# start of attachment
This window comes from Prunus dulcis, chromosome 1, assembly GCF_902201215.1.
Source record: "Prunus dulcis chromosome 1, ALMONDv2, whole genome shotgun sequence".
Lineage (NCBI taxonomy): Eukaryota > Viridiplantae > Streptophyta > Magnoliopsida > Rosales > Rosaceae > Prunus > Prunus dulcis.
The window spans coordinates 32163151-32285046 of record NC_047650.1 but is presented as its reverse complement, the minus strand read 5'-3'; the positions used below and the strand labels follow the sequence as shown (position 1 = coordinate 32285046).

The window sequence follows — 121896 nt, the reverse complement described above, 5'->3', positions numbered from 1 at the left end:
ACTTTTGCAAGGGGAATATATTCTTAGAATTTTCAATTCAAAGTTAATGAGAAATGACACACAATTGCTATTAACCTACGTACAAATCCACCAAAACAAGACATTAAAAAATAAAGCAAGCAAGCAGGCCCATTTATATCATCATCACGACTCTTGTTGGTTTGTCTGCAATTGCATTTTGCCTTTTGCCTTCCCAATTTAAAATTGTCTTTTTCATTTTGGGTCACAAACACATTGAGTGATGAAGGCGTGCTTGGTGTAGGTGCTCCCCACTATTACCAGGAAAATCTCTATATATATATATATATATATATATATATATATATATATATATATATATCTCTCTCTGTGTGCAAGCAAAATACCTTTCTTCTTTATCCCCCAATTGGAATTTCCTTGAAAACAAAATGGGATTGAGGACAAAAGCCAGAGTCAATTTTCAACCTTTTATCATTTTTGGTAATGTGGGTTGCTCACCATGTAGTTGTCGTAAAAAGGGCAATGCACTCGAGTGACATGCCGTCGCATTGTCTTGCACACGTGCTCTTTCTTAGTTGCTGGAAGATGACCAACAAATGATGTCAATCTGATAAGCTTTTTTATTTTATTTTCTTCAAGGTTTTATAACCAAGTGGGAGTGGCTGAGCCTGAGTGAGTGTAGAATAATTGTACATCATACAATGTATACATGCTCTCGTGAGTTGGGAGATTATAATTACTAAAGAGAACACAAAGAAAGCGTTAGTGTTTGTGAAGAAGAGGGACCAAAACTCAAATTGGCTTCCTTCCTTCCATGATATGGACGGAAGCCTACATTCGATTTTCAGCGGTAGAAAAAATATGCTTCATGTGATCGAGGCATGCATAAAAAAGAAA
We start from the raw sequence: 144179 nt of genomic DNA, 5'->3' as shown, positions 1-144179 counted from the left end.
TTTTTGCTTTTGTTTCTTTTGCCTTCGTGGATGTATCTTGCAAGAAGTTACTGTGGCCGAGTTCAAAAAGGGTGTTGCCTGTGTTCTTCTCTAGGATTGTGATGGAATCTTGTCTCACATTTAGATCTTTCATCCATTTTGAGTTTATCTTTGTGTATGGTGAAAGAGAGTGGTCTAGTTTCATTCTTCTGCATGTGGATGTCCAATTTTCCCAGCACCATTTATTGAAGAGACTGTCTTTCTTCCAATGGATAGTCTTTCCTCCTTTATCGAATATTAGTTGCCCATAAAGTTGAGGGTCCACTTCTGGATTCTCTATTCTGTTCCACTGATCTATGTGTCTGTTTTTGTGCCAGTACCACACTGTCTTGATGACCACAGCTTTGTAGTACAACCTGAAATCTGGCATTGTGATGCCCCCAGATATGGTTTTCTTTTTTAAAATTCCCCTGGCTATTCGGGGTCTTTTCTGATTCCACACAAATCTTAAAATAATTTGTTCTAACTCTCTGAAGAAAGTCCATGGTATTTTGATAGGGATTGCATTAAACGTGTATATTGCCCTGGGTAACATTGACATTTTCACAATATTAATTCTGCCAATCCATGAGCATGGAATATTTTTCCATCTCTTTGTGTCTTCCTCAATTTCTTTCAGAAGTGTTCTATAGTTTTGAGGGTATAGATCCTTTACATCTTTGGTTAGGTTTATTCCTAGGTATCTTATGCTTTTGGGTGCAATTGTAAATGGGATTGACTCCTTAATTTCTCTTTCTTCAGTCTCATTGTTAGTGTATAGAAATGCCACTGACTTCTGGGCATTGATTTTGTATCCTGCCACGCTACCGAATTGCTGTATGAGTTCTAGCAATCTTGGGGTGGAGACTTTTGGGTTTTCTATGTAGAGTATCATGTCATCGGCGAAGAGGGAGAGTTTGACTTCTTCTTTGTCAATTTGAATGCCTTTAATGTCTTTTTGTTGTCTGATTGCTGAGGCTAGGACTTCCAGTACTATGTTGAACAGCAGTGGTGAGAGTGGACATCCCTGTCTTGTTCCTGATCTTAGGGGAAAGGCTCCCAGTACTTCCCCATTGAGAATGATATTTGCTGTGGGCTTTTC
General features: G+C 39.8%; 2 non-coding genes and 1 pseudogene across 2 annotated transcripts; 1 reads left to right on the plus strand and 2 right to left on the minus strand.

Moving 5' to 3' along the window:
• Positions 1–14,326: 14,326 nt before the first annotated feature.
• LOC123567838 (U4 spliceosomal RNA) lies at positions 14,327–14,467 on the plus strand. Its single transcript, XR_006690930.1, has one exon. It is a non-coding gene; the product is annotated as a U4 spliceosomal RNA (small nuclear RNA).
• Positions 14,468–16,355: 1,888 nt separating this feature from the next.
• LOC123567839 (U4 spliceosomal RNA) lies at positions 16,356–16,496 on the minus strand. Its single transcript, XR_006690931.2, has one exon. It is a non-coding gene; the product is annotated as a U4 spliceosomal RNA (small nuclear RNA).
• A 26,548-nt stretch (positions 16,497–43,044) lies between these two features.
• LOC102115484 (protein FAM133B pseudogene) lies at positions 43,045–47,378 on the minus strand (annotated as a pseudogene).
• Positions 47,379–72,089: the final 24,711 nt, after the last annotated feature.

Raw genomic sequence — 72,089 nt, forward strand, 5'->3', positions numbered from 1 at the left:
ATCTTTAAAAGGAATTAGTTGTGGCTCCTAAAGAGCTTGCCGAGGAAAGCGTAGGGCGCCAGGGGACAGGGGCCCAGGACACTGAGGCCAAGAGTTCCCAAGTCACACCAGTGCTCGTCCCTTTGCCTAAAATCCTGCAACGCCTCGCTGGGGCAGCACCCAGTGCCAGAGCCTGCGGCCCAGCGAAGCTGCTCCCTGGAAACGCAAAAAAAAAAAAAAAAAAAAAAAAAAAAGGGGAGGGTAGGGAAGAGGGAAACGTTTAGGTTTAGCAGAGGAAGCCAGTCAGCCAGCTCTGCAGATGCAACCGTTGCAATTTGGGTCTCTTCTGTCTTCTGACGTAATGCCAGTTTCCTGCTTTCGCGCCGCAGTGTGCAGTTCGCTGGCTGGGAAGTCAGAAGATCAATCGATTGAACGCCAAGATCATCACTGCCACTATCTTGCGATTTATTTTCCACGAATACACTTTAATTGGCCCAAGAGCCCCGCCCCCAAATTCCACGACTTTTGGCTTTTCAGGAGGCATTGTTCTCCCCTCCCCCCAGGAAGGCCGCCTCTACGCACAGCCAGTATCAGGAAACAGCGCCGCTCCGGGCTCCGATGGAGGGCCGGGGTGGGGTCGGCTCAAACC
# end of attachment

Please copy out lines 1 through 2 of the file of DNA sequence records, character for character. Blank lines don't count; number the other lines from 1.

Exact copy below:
This window comes from Prunus dulcis, chromosome 1, assembly GCF_902201215.1.
Source record: "Prunus dulcis chromosome 1, ALMONDv2, whole genome shotgun sequence".